Rock doc: The science of detecting bluffs
Experienced poker players know the basic odds of drawing the card they need to build a better hand. They also are good at estimating if their hand is likely to be better than those of the other players around the table. In other words, probability and statistics are built into the game of poker.
Proficient poker players are also good at a more human-based skill. They spend time and effort trying to read the faces of their opponents. The goal is to deduce whether other players hold strong or weak hands based on the way their faces look as they play. That element of poker isn’t based on statistics so much as on practical psychology.
As the famous Kenny Rogers song about gambling says, “Son, I’ve made a life/Out of reading people’s faces/Knowing what the cards were/By the way they held their eyes.”
A good poker player develops a “poker face” that minimizes how much his or her visage betrays the cards in play. That fact has been known as long as people have been betting on card games. But now there’s evidence recently discussed at the ScienceNews Website that having a good poker face isn’t enough. It seems card players need to develop “poker arms” as well. Here’s the scoop – one that you may find useful in your next card game.
Psychology researchers at Tufts University acquired video of high-ranking poker players playing cards and making bets at the World Series of Poker. The researchers then had 78 college students try to predict whether the players had good or strong hands based on the way they looked.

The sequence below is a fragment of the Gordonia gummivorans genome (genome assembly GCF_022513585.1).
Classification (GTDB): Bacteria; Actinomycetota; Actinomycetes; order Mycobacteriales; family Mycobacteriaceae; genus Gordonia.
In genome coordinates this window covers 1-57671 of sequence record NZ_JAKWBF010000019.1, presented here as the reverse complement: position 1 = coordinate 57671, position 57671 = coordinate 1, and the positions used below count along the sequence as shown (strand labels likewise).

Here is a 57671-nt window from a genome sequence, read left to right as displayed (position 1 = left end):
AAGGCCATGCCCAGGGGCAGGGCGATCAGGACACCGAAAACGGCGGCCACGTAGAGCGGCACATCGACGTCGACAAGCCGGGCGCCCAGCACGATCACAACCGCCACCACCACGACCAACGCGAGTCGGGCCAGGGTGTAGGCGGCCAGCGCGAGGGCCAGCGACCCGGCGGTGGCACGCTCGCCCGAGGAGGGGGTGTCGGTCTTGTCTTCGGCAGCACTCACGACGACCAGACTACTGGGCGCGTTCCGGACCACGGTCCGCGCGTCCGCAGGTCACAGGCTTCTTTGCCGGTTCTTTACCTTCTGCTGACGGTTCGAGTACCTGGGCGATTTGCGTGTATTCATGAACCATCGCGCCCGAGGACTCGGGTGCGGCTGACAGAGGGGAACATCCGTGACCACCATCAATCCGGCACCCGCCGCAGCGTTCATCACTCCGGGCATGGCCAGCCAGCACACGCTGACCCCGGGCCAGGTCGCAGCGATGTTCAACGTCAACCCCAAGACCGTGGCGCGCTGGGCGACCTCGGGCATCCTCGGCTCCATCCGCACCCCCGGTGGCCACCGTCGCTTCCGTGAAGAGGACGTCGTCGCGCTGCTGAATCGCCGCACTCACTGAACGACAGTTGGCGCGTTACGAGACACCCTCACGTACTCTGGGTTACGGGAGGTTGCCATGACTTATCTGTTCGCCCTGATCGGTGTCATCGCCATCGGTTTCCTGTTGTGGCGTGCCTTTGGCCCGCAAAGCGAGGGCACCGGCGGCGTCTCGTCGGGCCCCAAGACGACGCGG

First the students were shown video of the players’ upper bodies and faces. The students had no luck predicting the players’ hands based on that aspect of the video record. That’s just a long way of saying that the high-ranking poker players really did have “poker faces.”
Next, the researchers had the students study video of the players’ arms as the players placed bets on the tables in front of them. Using just that information, the students were often able to predict which players held strong hands versus which had weak ones. Those with good cards seemed to move their arms more smoothly compared to those with poor cards who were bluffing as they placed their bets. The bluffers appeared to have more awkward arm movements.
One thing I find quite impressive about that result is that the college students studying the video were not professional poker players. They may have played the odd hand of poker in their lives, but they were not experts. Nonetheless, these comparative novices could — on average — make a pretty good guess as to whether folks in the World Series of Poker in fact held good hands or not.
If the results of the Tufts study hold up, we’ll need to update the Kenny Rogers song. It’s not just the way poker players hold their eyes that can betray them, but the way they push their chips across the table.
Good luck with your next hand of cards.
Dr. E. Kirsten Peters, a native of the rural Northwest, was trained as a geologist at Princeton and Harvard. This column is a service of the College of Agricultural, Human and Natural Resource Sciences at Washington State University.
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